Here Comes Jim Joyce! (Big Whoop)

UmpStrikeCalledXSmall.jpgIs this news?

I don’t think so. A curiosity, maybe. But umpire Jim Joyce returning to Comerica Park for the first time since June reminds me of the hullabaloo around pitchers fielding practice on the first day of Spring Training 2007.

There will be lots of cameras clicking, more than a few replays of the infamous call at first base and some Baseball Tonight footage that packages the blown call, the outrage and the lineup card exchange love fest the following day. But, hopefully, this will be the extent of the coverage.

Thinking back today on the initial reaction to Armando Galarraga losing a perfect game, it seems pretty overdone.

I’m the first to admit that I immediately thought Bud Selig should’ve overturned the call and that Joyce should not be allowed to umpire the series finale the following day. But the death threats and crank calls to Joyce’s home — or, in many cases, the crank calls to the wrong Jim Joyce — was not baseball fans’ finest hour.

Three months later, I prefer to think of Austin Jackson’s dazzling ninth-inning catch than anything else that happened that day.

But that’s me. What do you think?

Weekend Wrap: Adios, Interleague

outside.jpgWe knew that the interleague schedule would catch up to the Tigers at some point.

After losing two of three to the Dodgers way back in May, the Tigers ran roughshod over the dregs of the National League. Against the Pirates, Nationals and Diamondbacks, Detroit won eight of nine.

This past week the Tigers crashed back to reality while facing the top two clubs in the National League East. After losing two of three in New York, the Tigers needed to reverse that outcome in Atlanta to make it a .500 trip. Unlike the series at Citi Field, the Tigers were in every game against the Braves thanks to stellar pitching — and despite an often-dormant offense.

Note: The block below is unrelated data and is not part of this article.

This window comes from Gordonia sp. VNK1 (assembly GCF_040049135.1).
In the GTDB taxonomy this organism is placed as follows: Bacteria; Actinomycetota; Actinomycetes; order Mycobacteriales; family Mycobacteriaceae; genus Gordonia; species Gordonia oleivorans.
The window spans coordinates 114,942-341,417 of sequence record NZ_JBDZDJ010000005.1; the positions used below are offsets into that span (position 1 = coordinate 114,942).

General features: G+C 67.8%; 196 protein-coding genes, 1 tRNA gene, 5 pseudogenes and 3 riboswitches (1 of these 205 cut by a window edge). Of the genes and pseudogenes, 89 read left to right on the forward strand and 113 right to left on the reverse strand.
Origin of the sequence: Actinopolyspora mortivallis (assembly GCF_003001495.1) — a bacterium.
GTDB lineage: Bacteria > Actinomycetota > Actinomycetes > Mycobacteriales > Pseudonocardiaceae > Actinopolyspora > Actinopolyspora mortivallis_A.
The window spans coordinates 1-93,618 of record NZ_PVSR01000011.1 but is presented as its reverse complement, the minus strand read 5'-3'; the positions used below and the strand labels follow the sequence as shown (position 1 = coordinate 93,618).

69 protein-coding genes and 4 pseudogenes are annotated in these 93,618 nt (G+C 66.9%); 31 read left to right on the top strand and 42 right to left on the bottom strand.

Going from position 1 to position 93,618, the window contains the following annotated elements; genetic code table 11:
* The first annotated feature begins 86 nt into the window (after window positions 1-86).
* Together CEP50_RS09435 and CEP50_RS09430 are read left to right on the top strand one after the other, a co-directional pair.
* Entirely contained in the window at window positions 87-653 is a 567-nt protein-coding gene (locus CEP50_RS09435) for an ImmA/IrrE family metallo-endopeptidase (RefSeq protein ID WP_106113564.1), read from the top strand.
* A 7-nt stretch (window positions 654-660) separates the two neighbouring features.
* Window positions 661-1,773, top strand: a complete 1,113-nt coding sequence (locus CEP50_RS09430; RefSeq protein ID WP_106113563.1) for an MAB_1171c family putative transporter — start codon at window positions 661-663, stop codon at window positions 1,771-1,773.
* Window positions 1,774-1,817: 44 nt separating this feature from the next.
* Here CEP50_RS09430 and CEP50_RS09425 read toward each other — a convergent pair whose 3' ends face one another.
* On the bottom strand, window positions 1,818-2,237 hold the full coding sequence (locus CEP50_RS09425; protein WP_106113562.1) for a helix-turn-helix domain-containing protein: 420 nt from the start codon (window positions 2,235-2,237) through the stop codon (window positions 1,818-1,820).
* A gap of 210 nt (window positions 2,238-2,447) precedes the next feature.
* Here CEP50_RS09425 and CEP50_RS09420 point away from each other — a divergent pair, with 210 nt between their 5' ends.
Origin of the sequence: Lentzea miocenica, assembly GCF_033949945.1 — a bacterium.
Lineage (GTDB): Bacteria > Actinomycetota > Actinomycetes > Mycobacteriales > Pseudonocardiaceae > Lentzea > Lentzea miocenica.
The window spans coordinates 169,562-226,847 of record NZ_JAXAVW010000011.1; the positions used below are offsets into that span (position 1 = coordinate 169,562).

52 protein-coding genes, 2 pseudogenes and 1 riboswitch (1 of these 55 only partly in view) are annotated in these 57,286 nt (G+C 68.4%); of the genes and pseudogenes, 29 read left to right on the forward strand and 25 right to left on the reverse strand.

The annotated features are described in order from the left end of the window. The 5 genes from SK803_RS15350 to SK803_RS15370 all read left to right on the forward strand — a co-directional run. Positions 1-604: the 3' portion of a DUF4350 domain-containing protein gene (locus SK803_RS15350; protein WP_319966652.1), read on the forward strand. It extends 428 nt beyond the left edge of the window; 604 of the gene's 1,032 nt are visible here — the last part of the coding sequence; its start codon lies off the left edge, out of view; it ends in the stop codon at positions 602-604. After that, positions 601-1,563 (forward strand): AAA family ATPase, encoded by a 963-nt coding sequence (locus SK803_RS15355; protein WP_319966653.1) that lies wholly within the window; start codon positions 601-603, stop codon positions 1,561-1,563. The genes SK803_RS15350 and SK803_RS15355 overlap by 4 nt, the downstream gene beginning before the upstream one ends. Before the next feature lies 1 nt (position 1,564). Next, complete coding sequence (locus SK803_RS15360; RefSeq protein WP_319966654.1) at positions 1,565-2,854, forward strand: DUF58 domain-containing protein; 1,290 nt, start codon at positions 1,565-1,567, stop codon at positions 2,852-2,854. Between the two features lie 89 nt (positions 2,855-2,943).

Continue reading “Weekend Wrap: Adios, Interleague”

Wednesday Walewanders: Leftovers Edition

spaghetti.jpgHere are a few items I’ve stumbled upon while enjoying last night’s rare Tigers win at U.S. Cellular Field:

  • Baseball Prospectus‘s David Laurilla interviewed Dallas Braden and asked the A’s lefty about Armando Galarraga:

    DL: Armando Galarraga threw just 88 pitches in his masterpiece, about 20 fewer than you threw in yours. Given his efficiency, was his game more perfect than yours?

    DB: He was, well… I mean, his wasn’t a perfect game. But he was extremely efficient, yeah. He was filling up the strike zone, pounding the strike zone. To see that guy just… he came out and he dominated a lineup. He was, as you said, extremely efficient and that’s the kind of performance you want to take out there day in and day out, because I can guarantee you that even after the taste that was left in his mouth, he’s probably still OK with the one-hit effort that he was tapped with.

  • I don’t usually link to five-year-old articles but here’s a good one from The USA Today about Tigers’ clubhouse manager Jim Schmakel.

  • Here’s one final leftover from Armando Galarraga‘s perfect game: a segment on NPR’s “Talk of the Nation” program on the game and the aftermath. Host Neal Conan interviews the Freep‘s Drew Sharp and he plays a snippet of an NPR interview with Jim Joyce … from 1998. Listen here. (And here’s one from NPR talking with retired umpire Don Denkinger.)

  • If you want to feel good about who the Tigers selected in this week’s draft, don’t read this assessment from ESPN.com’s Keith Law:

    It feels like a very un-David Chadd kind of draft, what with the lack of power arms. They took a fringe lefty with a good changeup in Drew Smyly, and some good college relievers in Cole Green and Brian Dupra, as well as bat-control/good-arm catcher Rob Brantly. Tough signs include USC commit Jake Hernandez (a catcher and a personal favorite of mine) and Arkansas commit Dominic Ficociello; if they don’t land one of their tough-sign candidates, including their first overall pick Nick Castellanos, it’s a draft class low on upside.

Finally, you’ll appreciate the Tigers organization even more after you read this column on the disaster that is the Arizona Diamondbacks.

The Detroit Tigers Podcast #111

DetroitTigersPodcastAlbum.jpgWelcome to The Detroit Tigers Podcast. This is Episode #111 a 60-minute podcast about the Detroit Tigers recorded live from Scottsdale, Ariz., and Asheville, N.C.

In this episode we touch on:

…and much more.

Show Notes

Links to articles and items referenced in this episode:

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The Detroit Tigers Podcast is not affiliated in any way with the Detroit Tigers Baseball Club or Major League Baseball.